21st Nov ’12: Plain White Stoneground

It feels slightly strange to be working backwards but catching up in the right order would have been tedious, I think. I have been blogging my baking exploits elsewhere and only today elected to separate this part of my life out into a new blog. At some point I’ll summarise how we got here in an About post.

Four white cobs

Our first batch of yeast was delivered last week and I wasted no time in trying out the sack of Stoneground bread flour that I had purchased via Amazon. (Bacheldre Watermill Stoneground Strong Bakers White Flour 16 kg)

I knew that my back was not up to doing the whole job by hand, so I mixed up my dough in the Kenwood. This was not hugely successful, as I overloaded the machine with 1.4 kilos of flour. I blame the pain killers – I am not naturally this stupid.

A crazy rescue blend of machine and hand work resulted in four cobs that look almost the business.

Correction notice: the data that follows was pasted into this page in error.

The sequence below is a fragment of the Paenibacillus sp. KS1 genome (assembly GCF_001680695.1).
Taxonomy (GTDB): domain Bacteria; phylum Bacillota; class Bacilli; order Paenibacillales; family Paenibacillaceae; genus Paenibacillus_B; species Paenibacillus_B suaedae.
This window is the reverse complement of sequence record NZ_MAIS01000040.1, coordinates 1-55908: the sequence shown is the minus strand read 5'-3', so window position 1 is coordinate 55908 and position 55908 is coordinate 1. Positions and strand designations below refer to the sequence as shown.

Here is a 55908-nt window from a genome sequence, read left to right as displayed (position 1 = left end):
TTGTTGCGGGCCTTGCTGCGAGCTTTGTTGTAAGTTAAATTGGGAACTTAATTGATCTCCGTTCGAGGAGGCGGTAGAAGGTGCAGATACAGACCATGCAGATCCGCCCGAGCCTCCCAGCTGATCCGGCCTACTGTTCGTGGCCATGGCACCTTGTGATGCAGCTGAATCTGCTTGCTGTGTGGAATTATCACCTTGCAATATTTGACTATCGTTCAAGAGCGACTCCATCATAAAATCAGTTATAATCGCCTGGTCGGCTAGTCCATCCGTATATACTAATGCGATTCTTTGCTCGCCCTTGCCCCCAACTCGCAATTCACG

This is just a standard while loaf mix: stoneground flour, small amount of salt, water and yeast. Half a teaspoon of sugar, to get the yeast going.  I added a little olive oil. I baked them in pairs. One pair is deliberately a higher bake, I wish to see which I prefer from this flour. I have 16 kilos to use so I may as well form a plan of attack.

Now. I love baking with real yeast and I always have. I find it more satisfying and I can tell the difference in the mix and the rise, and also the flavour. I know that it is not fashionable to say so and many, if not most, bakers these days maintain that the dried stuff is (a) as good and (b) more reliable and (c) nobody can tell the difference. I like that little bit of mystery myself, and I swear I can taste the difference. This particular yeast was extremely lively – even though my kitchen is chilly, 1 ounce of yeast raised 3lbs of flour in double quick time. Too fast, I thought, so I knocked the dough back after 40 minutes and gave it a further half hour’s rise.

We started one loaf for tea, finishing it the next day when it was still perfectly acceptable and in no need of toasting. I froze the remaining three cobs and we have since thawed one and eaten it. It was perfectly fresh and edible. It also made great toast.

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